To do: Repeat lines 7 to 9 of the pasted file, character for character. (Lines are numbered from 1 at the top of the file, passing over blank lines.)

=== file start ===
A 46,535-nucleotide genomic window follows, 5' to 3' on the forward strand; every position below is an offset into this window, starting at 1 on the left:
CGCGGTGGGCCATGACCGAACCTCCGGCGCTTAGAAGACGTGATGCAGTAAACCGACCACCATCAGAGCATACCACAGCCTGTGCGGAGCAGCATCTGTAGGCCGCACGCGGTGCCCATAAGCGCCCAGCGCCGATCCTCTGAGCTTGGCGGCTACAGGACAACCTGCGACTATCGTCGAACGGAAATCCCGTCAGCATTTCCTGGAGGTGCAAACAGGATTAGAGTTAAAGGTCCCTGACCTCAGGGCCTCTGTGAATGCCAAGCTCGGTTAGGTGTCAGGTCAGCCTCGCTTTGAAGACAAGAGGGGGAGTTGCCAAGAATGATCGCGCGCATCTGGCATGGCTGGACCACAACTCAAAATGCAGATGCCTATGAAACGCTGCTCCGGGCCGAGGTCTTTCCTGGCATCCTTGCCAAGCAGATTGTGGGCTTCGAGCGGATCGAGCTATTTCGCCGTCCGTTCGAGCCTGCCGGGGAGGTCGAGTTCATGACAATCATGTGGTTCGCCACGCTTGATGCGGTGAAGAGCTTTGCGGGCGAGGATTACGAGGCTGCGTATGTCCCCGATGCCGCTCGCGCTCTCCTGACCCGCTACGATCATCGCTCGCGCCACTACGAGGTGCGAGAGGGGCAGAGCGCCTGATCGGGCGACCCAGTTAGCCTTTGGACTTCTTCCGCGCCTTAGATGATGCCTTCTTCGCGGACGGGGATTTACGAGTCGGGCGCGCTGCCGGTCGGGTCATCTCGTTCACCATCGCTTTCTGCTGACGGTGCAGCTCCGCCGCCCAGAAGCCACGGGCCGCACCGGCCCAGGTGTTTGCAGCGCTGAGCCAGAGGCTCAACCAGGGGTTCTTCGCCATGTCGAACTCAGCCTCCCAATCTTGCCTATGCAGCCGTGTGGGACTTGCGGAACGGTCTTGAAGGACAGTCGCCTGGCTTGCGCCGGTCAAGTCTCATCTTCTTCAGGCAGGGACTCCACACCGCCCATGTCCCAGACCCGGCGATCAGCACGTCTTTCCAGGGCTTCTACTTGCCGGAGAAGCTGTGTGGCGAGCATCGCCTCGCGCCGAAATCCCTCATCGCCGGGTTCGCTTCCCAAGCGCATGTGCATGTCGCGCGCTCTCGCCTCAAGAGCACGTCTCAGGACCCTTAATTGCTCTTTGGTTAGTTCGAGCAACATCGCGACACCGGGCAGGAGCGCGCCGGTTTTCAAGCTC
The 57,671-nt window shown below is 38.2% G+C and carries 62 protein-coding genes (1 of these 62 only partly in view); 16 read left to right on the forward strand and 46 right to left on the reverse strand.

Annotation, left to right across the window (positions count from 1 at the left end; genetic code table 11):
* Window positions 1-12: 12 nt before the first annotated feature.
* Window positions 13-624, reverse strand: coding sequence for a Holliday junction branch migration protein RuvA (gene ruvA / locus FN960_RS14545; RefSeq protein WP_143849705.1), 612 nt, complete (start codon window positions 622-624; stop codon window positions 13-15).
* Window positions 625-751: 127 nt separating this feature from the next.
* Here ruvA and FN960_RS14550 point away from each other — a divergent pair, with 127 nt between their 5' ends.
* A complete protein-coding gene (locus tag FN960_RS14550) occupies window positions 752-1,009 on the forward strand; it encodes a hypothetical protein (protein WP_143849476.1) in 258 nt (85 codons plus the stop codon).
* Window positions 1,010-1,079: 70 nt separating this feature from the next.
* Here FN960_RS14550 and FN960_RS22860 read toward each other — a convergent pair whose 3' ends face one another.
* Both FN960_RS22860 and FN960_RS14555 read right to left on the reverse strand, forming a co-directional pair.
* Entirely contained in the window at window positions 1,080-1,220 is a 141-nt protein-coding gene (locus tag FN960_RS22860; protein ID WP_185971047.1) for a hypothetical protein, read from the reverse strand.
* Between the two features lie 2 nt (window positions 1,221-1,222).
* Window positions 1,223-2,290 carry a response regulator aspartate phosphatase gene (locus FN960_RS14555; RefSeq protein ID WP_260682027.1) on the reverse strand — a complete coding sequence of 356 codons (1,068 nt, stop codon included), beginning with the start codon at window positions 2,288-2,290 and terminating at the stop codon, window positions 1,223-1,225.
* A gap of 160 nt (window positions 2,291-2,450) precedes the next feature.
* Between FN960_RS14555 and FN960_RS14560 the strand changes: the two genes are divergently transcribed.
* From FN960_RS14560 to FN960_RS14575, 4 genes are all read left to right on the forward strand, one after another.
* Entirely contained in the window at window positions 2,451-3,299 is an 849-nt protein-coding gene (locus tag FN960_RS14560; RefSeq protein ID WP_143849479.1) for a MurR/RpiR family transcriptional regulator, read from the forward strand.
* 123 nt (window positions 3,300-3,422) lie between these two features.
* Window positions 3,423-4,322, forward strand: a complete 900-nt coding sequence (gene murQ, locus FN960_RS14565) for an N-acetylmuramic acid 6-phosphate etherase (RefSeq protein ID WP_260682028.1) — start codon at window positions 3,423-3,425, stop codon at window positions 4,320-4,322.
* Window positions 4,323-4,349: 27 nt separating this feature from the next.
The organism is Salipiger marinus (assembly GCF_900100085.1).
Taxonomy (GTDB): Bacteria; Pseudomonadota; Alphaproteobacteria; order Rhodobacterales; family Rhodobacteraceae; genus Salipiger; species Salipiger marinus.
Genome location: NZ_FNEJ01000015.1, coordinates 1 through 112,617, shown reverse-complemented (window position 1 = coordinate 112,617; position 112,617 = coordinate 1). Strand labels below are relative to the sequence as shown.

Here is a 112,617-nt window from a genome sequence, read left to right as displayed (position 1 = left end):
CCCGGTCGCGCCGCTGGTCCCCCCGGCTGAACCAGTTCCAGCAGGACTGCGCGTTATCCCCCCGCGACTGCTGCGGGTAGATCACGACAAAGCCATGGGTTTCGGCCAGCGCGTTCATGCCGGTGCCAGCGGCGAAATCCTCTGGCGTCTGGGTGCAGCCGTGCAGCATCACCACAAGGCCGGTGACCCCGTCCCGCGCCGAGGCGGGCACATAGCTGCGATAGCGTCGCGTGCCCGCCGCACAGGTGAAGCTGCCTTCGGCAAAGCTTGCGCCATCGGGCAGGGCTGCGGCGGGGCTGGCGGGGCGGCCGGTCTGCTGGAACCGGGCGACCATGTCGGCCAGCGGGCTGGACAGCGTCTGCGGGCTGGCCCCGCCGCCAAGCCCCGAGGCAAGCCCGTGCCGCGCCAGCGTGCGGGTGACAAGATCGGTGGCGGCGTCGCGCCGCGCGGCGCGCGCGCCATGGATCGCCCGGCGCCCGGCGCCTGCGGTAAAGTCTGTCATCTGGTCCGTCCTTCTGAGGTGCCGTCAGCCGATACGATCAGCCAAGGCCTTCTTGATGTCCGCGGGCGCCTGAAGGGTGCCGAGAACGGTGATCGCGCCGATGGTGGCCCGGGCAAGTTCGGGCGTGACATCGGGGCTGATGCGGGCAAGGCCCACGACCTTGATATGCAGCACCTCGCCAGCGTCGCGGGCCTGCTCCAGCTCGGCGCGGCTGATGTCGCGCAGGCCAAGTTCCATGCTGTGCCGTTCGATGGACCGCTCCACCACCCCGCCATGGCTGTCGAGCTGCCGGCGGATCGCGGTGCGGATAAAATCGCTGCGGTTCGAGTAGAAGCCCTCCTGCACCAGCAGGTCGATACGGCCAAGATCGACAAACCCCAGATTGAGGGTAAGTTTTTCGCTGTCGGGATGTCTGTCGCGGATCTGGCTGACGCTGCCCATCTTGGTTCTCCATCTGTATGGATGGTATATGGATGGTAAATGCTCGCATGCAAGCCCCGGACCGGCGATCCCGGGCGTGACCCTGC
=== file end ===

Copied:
* Window positions 625-751: 127 nt separating this feature from the next.
* Here ruvA and FN960_RS14550 point away from each other — a divergent pair, with 127 nt between their 5' ends.
* A complete protein-coding gene (locus tag FN960_RS14550) occupies window positions 752-1,009 on the forward strand; it encodes a hypothetical protein (protein WP_143849476.1) in 258 nt (85 codons plus the stop codon).